I normally don't believe in running from your problems, but everything reminded me of her. The first time I felt her kick I was sitting at that desk. I panicked because I thought something was wrong. I remember calling my mom saying I think something was wrong with the baby. She asked me to calm down and explain what I was feeling. I told her it was a strong pushing feeling from within, and she laughed at me. I was furious with her because she didn't understand how serious it was. Once she stopped laughing, she explained I was just feeling the baby. I felt embarrassed and excited at the same time.
It was memories like that that kept rushing back to me.
As I sat at my desk I knew I needed to go. I knew I needed to be near someone who I felt safe with, but I didn't want to be with anyone who was there when she died. People mean well, but they have endless questions. Questions you don't know how to answer. Questions that can easily suffocate you.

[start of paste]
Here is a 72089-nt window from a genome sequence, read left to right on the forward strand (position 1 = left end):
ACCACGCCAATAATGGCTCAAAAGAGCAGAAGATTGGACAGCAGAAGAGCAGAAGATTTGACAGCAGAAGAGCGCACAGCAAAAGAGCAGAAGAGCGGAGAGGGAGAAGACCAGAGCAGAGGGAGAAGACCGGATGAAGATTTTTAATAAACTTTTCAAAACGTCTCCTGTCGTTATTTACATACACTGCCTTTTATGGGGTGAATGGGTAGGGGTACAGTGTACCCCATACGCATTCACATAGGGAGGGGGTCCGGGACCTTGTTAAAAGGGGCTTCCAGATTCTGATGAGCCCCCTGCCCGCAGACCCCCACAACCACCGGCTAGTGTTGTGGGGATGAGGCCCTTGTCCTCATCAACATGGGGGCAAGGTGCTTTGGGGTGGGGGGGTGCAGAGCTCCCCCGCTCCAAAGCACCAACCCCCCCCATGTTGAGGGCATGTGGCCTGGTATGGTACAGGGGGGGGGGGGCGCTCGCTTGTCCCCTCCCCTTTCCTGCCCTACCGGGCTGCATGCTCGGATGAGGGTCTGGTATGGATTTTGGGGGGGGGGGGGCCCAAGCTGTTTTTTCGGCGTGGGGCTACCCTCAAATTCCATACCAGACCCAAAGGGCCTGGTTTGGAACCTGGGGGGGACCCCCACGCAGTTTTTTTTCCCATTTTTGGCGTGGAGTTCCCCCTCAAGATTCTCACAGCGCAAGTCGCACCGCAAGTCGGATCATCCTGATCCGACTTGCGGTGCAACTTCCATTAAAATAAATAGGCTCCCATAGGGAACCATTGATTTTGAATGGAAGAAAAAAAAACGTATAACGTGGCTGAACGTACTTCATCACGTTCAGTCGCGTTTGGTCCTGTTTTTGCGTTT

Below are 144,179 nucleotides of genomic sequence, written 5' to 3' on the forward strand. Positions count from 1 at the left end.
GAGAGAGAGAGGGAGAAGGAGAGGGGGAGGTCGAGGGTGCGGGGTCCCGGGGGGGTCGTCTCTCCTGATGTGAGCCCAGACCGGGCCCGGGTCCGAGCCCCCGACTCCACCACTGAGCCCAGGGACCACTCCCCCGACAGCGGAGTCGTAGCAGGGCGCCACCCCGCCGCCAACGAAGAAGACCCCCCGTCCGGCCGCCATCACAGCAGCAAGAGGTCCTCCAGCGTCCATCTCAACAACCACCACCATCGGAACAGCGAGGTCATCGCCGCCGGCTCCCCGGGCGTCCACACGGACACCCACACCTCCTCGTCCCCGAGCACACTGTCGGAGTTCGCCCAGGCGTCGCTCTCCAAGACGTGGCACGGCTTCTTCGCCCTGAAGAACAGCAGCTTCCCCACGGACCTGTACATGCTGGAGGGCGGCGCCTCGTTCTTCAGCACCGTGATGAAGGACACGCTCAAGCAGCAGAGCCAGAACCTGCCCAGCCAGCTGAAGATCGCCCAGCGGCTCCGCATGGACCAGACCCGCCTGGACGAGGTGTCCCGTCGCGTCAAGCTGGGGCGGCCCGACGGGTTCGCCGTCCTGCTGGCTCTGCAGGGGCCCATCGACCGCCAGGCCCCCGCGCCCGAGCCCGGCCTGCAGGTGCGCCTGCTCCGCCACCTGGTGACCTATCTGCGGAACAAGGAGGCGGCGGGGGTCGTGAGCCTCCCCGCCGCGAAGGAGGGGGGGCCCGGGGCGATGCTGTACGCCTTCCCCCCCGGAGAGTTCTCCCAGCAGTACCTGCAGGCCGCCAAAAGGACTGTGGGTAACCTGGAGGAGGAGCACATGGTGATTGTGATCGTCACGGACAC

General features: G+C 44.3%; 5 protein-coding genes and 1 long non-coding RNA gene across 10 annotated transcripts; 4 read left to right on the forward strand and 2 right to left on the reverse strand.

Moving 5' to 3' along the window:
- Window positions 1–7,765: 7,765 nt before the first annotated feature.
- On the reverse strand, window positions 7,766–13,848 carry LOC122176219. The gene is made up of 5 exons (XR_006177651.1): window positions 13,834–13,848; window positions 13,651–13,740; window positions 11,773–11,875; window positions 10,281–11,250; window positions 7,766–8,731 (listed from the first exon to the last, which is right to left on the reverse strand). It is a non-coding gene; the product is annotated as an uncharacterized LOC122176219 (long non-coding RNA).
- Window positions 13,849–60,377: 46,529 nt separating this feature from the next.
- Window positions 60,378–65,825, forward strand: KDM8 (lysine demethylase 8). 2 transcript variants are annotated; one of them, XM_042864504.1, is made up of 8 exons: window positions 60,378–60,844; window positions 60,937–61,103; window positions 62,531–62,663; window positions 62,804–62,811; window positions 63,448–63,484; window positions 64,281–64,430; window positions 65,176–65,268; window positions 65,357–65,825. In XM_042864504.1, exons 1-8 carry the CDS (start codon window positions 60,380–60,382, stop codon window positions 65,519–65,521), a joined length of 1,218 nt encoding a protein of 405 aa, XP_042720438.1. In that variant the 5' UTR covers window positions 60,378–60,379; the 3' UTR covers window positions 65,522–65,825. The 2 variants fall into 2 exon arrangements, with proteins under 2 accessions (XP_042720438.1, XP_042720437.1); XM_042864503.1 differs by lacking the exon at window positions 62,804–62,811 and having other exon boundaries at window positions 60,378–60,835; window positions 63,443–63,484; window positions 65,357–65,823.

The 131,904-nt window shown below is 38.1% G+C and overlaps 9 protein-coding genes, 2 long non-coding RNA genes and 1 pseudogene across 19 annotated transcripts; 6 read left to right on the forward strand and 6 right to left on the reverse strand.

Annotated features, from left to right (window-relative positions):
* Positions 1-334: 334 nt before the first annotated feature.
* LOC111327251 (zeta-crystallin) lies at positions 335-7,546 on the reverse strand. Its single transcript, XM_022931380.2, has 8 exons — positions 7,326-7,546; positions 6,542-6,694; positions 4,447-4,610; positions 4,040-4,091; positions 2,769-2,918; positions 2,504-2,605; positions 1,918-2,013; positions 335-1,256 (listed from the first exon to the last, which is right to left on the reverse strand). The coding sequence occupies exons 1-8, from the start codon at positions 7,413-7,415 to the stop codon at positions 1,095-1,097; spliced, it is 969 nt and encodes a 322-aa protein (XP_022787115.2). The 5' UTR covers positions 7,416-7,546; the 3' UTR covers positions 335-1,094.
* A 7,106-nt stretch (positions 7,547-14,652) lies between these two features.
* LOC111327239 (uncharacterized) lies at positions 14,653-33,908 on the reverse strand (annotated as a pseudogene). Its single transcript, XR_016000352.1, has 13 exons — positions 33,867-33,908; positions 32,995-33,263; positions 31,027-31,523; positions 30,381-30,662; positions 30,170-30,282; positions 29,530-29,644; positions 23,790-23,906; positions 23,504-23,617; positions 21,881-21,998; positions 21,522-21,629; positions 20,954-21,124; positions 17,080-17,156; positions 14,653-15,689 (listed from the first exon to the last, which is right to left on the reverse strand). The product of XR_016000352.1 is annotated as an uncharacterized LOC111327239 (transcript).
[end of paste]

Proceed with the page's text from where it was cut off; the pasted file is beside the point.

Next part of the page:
I knew who I needed to be near; my boyfriend. The problem was he was in Florida, and I was in Ontario, Canada. I needed him not because we were romantically linked, but because I knew he would understand what I needed without my having to explain it. He had lost his mother and stepfather the previous year. He would know how to handle me when I could barely handle myself.
I am not an impulsive person, but what I did next surprises me to this day.
I don't know why, but I looked in my purse and saw my passport. I had had it on me because that morning I needed it for some legal paperwork. As soon as I saw it, I knew I was going to see him. I hopped online and saw there was a 5:30 pm flight. It was 3:30 pm at the time. I wouldn't have time to go home and get anything, and I would have to be back by Monday morning for a work obligation. Could I really fly down for less than 48 hours with him?